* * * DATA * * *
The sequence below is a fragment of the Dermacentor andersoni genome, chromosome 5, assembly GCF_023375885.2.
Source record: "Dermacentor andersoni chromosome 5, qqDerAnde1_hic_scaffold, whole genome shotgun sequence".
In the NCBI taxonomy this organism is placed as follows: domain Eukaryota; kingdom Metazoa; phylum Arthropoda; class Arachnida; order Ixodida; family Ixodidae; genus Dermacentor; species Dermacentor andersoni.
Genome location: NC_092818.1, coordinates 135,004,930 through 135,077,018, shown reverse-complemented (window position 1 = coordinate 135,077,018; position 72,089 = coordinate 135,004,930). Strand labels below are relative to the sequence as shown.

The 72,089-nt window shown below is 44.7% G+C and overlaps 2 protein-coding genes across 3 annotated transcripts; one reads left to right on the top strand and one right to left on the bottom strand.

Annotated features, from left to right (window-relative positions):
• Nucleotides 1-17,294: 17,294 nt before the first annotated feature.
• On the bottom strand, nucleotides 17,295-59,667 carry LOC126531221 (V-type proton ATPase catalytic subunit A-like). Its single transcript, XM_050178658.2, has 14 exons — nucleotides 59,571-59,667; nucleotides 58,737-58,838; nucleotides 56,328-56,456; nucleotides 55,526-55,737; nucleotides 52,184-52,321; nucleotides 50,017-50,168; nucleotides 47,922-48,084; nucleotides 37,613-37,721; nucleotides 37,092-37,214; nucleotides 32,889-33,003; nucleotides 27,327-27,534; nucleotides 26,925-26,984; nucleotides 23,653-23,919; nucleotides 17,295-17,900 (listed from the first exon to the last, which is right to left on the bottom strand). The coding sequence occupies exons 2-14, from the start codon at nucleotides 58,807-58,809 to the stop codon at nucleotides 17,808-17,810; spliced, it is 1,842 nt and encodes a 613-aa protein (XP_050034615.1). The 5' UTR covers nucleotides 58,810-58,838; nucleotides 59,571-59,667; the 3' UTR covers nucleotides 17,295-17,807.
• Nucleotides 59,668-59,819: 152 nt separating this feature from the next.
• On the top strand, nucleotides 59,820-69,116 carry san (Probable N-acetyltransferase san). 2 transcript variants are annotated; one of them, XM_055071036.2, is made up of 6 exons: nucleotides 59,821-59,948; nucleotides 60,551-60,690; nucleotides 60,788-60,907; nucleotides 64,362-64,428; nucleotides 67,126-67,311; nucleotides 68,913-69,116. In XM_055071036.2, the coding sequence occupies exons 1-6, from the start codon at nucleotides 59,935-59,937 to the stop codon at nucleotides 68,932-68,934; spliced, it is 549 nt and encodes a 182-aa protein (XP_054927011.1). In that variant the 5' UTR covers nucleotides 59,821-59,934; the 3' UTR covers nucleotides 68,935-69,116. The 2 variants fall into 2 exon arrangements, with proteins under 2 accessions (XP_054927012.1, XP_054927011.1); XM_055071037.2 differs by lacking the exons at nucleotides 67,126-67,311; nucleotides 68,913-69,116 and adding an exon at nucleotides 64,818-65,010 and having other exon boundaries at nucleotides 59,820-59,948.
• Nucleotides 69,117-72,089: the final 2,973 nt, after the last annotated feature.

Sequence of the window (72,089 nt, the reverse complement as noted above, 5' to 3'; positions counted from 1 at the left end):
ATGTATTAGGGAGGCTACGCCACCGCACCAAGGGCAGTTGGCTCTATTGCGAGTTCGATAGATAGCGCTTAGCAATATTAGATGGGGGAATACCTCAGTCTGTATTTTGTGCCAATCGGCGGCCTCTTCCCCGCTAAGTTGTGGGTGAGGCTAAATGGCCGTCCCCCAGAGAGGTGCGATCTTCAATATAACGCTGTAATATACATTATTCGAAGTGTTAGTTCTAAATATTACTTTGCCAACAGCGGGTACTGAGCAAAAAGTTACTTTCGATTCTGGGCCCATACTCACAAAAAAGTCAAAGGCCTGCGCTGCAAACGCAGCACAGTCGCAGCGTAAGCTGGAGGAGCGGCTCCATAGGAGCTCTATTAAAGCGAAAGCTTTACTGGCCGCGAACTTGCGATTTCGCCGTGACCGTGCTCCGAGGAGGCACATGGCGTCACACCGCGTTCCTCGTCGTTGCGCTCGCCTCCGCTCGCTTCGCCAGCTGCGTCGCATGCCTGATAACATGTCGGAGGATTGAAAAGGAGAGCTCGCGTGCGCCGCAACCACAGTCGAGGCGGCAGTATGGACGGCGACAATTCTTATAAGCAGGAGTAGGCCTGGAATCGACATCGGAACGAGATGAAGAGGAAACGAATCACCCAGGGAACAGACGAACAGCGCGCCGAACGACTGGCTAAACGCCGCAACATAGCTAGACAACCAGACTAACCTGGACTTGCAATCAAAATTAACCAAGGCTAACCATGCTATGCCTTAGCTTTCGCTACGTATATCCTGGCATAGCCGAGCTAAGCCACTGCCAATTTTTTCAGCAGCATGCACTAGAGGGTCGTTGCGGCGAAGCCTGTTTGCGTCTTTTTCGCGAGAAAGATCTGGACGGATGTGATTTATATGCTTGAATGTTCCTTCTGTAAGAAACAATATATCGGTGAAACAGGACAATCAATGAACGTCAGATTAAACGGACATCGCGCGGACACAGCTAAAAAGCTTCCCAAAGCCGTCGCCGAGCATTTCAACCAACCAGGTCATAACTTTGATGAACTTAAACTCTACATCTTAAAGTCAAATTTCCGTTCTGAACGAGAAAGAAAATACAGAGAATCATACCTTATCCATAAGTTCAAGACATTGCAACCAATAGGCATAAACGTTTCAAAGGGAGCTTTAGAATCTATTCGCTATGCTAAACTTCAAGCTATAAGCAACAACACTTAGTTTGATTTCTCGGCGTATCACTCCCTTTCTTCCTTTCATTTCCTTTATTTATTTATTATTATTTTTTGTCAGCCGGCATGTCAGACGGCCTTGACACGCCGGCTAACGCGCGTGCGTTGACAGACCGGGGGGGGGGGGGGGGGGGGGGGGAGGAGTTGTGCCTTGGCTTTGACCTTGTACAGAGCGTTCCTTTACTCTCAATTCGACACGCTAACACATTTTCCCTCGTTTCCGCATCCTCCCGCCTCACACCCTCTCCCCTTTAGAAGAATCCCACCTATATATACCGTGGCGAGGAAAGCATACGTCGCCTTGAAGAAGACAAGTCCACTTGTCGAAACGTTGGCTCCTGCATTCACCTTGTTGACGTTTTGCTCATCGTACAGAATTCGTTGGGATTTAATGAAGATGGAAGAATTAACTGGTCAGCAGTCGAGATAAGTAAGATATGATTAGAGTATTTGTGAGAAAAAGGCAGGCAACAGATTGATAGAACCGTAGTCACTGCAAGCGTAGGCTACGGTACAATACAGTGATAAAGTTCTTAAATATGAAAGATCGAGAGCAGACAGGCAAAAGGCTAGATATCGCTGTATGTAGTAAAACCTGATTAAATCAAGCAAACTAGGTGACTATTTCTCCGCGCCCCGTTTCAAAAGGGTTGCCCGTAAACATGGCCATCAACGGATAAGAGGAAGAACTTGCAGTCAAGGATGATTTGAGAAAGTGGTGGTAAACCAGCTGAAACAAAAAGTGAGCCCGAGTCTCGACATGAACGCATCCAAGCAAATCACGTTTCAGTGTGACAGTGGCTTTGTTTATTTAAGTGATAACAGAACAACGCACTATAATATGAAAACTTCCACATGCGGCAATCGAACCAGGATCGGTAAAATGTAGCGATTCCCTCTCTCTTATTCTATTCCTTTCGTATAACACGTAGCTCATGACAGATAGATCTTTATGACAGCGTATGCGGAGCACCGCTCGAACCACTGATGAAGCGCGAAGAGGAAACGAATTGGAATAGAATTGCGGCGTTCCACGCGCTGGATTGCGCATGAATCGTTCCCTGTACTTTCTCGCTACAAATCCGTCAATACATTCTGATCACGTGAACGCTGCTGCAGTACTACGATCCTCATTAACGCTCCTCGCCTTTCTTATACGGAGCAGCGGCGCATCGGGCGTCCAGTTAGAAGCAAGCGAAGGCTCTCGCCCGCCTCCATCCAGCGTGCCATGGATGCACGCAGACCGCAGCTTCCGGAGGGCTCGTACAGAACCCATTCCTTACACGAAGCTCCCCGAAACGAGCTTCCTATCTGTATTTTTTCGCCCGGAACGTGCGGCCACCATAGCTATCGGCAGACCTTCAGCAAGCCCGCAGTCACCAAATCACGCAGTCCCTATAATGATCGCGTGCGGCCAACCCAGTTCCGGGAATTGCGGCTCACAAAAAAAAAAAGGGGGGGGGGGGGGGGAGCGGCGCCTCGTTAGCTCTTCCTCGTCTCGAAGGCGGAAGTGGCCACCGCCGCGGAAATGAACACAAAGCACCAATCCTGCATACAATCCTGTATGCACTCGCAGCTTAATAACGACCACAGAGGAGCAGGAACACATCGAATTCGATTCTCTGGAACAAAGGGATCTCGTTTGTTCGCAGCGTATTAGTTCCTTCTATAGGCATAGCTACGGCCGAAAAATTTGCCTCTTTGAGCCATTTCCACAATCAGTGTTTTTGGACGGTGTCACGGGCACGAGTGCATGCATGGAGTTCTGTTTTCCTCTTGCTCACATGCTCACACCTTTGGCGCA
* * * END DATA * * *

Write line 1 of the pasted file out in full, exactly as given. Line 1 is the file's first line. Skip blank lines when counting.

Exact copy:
The sequence below is a fragment of the Dermacentor andersoni genome, chromosome 5, assembly GCF_023375885.2.